If you’ve ever tried to get advanced Cisco certifications, you’ve probably encountered questions dealing with the mismatch between the end device ARP timeouts and the L2 switch CAM (MAC address cache) timeouts. If you’re still wondering what the underlying problem is (it took me a while to figure it out), read the Unicast Flooding in Switched Campus Networks document from Cisco.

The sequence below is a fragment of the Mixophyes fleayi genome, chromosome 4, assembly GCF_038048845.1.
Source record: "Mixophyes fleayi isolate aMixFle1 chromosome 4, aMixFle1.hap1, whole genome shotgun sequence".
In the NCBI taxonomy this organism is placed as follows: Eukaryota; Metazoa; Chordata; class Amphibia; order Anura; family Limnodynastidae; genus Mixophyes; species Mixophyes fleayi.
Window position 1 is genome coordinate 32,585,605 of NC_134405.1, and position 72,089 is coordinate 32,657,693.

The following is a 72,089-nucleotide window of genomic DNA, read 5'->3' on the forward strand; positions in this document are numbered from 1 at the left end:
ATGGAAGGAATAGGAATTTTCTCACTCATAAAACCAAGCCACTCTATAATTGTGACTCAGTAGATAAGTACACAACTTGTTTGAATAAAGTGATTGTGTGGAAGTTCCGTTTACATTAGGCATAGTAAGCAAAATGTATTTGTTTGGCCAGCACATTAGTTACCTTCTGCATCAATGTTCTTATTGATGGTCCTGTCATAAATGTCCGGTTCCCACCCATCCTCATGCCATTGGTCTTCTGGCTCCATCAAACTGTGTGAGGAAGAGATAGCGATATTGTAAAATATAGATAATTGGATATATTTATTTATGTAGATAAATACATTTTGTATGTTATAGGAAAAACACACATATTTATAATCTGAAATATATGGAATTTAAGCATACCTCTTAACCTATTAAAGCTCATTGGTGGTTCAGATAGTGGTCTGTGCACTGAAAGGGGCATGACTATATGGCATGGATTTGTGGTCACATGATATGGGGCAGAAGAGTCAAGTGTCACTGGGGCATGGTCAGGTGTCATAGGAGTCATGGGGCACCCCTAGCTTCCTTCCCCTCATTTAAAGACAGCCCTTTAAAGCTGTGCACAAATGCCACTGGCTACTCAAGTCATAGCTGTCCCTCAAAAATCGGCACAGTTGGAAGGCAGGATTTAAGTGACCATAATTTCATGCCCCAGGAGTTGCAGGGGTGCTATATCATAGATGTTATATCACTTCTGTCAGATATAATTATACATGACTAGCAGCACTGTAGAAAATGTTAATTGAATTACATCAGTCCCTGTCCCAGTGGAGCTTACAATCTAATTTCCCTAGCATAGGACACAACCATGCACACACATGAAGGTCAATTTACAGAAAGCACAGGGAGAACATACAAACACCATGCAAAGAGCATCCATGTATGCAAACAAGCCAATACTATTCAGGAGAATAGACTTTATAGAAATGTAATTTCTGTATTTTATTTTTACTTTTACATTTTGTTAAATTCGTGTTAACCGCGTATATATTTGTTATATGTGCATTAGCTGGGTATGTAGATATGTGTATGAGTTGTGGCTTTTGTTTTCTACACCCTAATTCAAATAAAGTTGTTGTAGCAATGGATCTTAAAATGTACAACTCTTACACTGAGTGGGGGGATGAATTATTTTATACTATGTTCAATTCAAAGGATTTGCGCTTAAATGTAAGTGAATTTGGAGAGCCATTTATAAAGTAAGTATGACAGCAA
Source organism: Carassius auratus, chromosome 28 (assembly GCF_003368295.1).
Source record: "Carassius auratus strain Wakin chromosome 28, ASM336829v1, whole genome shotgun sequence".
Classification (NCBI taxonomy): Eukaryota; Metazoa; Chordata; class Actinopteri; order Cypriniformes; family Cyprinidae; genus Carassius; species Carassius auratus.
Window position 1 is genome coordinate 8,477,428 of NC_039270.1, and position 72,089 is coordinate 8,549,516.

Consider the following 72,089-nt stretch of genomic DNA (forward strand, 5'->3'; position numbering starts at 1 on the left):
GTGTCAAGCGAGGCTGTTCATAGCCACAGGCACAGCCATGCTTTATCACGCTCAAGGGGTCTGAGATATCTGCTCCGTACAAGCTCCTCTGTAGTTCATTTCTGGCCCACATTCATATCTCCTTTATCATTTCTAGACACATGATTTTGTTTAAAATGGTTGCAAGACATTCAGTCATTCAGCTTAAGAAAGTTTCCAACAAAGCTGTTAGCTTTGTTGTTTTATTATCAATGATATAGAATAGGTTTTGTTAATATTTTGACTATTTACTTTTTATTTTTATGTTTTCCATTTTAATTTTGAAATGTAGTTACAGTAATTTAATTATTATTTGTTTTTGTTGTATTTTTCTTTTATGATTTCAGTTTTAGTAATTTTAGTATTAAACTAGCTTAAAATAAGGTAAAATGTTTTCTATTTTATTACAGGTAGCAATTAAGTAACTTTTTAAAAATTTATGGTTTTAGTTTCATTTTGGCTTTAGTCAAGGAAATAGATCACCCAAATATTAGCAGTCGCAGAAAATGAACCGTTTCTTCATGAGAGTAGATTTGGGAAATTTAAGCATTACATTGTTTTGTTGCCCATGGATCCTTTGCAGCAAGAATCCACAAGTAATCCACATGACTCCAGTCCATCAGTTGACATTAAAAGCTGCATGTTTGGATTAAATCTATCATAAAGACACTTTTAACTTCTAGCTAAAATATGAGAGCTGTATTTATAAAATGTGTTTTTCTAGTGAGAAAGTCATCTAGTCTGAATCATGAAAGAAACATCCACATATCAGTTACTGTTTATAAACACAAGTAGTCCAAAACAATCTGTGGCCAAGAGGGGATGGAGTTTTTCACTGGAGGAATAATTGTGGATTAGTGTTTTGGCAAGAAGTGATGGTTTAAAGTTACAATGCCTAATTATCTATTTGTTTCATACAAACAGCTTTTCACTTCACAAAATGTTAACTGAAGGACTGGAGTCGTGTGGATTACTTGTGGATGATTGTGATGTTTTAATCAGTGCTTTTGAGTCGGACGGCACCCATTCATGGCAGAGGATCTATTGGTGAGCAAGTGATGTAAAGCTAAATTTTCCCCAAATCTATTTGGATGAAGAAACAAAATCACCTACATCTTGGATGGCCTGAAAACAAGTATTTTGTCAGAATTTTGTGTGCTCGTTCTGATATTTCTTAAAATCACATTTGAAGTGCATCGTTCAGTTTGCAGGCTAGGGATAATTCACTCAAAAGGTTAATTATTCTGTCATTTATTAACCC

In all scenarios, traffic sent to unknown unicast MAC address causes layer-2 flooding, which can significantly reduce switch performance. Microsoft took this problem to a completely new level with its Network Load Balancing implementation: Windows servers send ARP replies containing MAC address X from MAC address Y, causing all the traffic toward the servers to be flooded. Dragan has encountered this problem in a large customer network and described his “experience” in Fragments.